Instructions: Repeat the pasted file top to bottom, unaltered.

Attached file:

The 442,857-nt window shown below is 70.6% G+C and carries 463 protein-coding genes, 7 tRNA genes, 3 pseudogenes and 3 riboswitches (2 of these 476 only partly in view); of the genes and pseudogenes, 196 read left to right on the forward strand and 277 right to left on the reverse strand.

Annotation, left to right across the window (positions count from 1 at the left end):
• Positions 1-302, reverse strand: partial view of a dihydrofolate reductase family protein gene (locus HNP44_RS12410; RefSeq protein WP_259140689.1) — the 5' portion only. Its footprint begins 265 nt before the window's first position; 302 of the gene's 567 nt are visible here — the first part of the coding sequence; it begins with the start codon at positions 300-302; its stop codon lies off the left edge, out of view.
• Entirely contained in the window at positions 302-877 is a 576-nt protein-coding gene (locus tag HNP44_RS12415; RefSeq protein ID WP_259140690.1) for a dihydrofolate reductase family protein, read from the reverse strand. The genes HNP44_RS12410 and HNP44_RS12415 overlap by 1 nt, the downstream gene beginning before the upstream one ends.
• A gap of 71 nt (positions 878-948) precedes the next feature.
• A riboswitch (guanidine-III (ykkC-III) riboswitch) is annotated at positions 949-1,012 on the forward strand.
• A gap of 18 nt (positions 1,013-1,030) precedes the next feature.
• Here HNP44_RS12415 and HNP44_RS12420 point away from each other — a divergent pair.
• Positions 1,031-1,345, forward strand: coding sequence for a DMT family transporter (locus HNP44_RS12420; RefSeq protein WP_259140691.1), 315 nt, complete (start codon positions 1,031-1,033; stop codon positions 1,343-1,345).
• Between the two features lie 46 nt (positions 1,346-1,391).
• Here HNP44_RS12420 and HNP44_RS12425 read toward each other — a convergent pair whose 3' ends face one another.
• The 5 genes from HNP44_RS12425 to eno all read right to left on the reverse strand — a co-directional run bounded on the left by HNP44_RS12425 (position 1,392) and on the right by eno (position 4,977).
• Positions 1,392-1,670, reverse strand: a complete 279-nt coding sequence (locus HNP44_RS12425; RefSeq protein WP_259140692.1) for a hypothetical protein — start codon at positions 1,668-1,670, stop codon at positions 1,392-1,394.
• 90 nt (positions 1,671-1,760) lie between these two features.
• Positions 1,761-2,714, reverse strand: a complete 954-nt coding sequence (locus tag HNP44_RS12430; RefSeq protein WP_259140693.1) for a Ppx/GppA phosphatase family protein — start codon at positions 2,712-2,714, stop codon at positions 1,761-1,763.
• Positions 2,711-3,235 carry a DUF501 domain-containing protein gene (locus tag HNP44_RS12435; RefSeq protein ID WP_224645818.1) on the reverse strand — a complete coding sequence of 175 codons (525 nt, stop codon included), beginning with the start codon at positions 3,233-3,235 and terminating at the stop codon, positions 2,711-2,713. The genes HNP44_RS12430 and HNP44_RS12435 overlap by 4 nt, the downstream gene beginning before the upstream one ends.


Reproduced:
The 442,857-nt window shown below is 70.6% G+C and carries 463 protein-coding genes, 7 tRNA genes, 3 pseudogenes and 3 riboswitches (2 of these 476 only partly in view); of the genes and pseudogenes, 196 read left to right on the forward strand and 277 right to left on the reverse strand.

Annotation, left to right across the window (positions count from 1 at the left end):
• Positions 1-302, reverse strand: partial view of a dihydrofolate reductase family protein gene (locus HNP44_RS12410; RefSeq protein WP_259140689.1) — the 5' portion only. Its footprint begins 265 nt before the window's first position; 302 of the gene's 567 nt are visible here — the first part of the coding sequence; it begins with the start codon at positions 300-302; its stop codon lies off the left edge, out of view.
• Entirely contained in the window at positions 302-877 is a 576-nt protein-coding gene (locus tag HNP44_RS12415; RefSeq protein ID WP_259140690.1) for a dihydrofolate reductase family protein, read from the reverse strand. The genes HNP44_RS12410 and HNP44_RS12415 overlap by 1 nt, the downstream gene beginning before the upstream one ends.
• A gap of 71 nt (positions 878-948) precedes the next feature.
• A riboswitch (guanidine-III (ykkC-III) riboswitch) is annotated at positions 949-1,012 on the forward strand.
• A gap of 18 nt (positions 1,013-1,030) precedes the next feature.
• Here HNP44_RS12415 and HNP44_RS12420 point away from each other — a divergent pair.
• Positions 1,031-1,345, forward strand: coding sequence for a DMT family transporter (locus HNP44_RS12420; RefSeq protein WP_259140691.1), 315 nt, complete (start codon positions 1,031-1,033; stop codon positions 1,343-1,345).
• Between the two features lie 46 nt (positions 1,346-1,391).
• Here HNP44_RS12420 and HNP44_RS12425 read toward each other — a convergent pair whose 3' ends face one another.
• The 5 genes from HNP44_RS12425 to eno all read right to left on the reverse strand — a co-directional run bounded on the left by HNP44_RS12425 (position 1,392) and on the right by eno (position 4,977).
• Positions 1,392-1,670, reverse strand: a complete 279-nt coding sequence (locus HNP44_RS12425; RefSeq protein WP_259140692.1) for a hypothetical protein — start codon at positions 1,668-1,670, stop codon at positions 1,392-1,394.
• 90 nt (positions 1,671-1,760) lie between these two features.
• Positions 1,761-2,714, reverse strand: a complete 954-nt coding sequence (locus tag HNP44_RS12430; RefSeq protein WP_259140693.1) for a Ppx/GppA phosphatase family protein — start codon at positions 2,712-2,714, stop codon at positions 1,761-1,763.
• Positions 2,711-3,235 carry a DUF501 domain-containing protein gene (locus tag HNP44_RS12435; RefSeq protein ID WP_224645818.1) on the reverse strand — a complete coding sequence of 175 codons (525 nt, stop codon included), beginning with the start codon at positions 3,233-3,235 and terminating at the stop codon, positions 2,711-2,713. The genes HNP44_RS12430 and HNP44_RS12435 overlap by 4 nt, the downstream gene beginning before the upstream one ends.